Can we use the modulation of the immunosensors OAS and cGAS for the development of new drugs against infectious and inflammatory diseases?
What is this research project about?
The innate immune sensors activate interferon-driven antiviral responses upon recognition of pathogen-associated molecular patterns (PAMPs) and serve as a rheostat for the metabolic activity of the microbiota and its exposure to diet, xenobiotics, and infections. The ability to modulate innate immune sensors opens new ways to novel anti-viral and anti-inflammatory drugs, and therapies against cancer and many aging-associated metabolic, neoplastic, autoimmune or autoinflammatory disorders. The cGAS/OAS family of innate immune sensors is among the most promising targets for the development of new antimicrobial and immunomodulatory agents. cGAS/OAS share a highly conserved structure of the active sites with other nucleotide triphosphate transferases (NTPTs). Targeting active sites of cGAS/OAS may interfere with many important biological processes through unspecific inhibition (cross-reactivity). Allosteric regulation can solve the cross-reactivity problem and help develop specific activity modulators of the innate immune sensors.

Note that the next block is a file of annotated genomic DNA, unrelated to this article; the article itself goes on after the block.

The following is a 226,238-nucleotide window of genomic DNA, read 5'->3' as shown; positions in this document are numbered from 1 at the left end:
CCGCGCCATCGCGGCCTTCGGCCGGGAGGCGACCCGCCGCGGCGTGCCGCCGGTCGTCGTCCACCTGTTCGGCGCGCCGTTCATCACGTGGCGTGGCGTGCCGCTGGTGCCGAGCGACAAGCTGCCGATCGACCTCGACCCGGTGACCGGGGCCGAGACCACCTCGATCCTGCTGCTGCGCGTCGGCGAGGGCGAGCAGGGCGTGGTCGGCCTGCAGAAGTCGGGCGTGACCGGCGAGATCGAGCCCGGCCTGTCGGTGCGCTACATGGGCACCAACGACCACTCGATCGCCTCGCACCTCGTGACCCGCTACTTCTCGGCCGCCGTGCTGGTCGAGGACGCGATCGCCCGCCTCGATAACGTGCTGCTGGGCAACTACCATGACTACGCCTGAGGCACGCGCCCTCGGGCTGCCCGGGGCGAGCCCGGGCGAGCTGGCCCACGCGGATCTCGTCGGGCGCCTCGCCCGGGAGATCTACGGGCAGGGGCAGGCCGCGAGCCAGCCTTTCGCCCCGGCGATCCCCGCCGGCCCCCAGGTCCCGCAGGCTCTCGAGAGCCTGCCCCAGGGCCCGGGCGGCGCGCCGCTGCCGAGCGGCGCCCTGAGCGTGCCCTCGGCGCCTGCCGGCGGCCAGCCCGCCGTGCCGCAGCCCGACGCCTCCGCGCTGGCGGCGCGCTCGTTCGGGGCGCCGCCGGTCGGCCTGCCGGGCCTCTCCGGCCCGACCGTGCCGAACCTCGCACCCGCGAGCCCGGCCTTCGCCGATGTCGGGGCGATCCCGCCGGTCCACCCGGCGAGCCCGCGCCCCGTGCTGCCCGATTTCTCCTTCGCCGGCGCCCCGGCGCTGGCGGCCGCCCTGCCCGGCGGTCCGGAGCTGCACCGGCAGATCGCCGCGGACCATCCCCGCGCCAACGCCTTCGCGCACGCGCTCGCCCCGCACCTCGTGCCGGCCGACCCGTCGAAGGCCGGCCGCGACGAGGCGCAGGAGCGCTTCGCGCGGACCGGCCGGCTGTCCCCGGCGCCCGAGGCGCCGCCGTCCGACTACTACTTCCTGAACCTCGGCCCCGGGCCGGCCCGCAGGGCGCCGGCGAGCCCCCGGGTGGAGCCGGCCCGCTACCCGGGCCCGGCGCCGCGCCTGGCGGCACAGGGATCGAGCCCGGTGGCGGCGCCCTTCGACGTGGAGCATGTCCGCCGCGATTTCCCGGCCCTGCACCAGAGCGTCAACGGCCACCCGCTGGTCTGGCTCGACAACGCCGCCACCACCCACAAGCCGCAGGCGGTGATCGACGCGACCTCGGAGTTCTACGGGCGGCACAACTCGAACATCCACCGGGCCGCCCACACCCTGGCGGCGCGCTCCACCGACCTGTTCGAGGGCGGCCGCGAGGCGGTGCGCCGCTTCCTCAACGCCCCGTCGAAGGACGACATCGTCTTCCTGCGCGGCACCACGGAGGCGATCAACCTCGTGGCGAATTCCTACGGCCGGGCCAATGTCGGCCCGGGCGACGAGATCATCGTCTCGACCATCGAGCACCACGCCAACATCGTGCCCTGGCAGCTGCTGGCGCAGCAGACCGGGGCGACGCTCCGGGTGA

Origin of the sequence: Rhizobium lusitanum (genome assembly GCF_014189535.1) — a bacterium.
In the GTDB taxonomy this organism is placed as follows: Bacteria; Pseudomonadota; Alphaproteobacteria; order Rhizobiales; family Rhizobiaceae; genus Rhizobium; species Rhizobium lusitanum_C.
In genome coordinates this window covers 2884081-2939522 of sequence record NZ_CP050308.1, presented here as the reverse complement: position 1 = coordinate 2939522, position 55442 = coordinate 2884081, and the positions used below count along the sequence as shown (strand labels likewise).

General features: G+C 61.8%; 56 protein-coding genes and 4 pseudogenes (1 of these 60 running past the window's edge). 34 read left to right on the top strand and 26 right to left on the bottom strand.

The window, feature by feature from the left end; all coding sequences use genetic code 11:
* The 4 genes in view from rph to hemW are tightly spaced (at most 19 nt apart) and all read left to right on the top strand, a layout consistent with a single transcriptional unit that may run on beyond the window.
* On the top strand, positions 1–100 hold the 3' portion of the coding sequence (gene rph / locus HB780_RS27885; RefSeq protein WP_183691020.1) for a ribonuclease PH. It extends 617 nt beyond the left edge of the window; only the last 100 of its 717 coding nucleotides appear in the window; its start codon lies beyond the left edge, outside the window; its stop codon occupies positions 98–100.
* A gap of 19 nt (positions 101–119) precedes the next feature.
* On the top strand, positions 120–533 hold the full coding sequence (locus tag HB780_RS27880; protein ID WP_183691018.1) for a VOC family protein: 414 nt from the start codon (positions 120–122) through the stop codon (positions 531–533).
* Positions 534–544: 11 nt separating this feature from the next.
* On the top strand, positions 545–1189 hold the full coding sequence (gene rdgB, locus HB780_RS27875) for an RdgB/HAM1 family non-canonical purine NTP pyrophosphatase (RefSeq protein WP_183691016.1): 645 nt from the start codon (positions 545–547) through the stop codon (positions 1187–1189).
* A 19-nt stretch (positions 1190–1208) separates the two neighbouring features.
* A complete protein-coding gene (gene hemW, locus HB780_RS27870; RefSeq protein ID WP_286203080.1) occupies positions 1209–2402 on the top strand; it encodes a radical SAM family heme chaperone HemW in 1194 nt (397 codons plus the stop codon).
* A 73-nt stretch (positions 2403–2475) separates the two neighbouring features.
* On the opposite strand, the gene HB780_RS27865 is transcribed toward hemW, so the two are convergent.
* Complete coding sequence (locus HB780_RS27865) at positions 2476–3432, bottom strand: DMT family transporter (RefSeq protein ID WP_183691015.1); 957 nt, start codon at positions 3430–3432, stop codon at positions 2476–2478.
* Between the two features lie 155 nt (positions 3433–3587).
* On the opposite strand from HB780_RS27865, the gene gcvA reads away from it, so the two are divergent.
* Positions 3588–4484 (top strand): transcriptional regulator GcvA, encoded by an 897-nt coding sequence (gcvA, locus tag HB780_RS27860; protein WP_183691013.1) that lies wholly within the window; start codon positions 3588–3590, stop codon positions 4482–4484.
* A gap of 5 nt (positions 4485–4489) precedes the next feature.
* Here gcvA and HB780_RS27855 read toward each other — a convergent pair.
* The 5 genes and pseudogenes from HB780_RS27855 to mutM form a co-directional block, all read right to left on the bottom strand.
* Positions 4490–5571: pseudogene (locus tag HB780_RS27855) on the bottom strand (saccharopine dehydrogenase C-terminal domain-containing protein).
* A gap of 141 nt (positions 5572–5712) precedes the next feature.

What’s the current status?
Recently, we established the detailed mechanisms of nucleic acid-induced activation of OAS1 and cGAS, the individual roles of nucleic acids and substrates, the sources of 2’-specificity of product formation, and the basis of functional divergence between OAS1 and cGAS. We also developed a new method that allows the rational identification of allosteric sites for the specific regulation of enzymes with highly-conserved catalytic centers, and successfully demonstrated its applications. These data and methodology are currently being used to discover and test the potency of allosteric pathways as targets for modulating the activity of cGAS/OAS.
How do we get there?
To reveal communication pathways that connect the catalytic centers of innate immune sensors with suitably positioned allosteric pockets, we are dissecting the complete enzymatic cycles of cGAS and OAS1, using approaches that were successfully applied in our previous works on UDP-sugar pyrophosphorylases1,2 and myosin isoforms3,5. The available structural information will be further refined to obtain more detailed information about cGAS dynamics and allostery. Allosteric sites and communication pathways will be tested and validated by the generation of mutant constructs that bias the positioning of active structural elements in a well-defined manner. HPLC/MS-based assays have been established to measure the catalytic activity of wild-type and mutant constructs. Allosteric sites that pass the validation tests are used as targets for the development of small-molecule inhibitors or activators.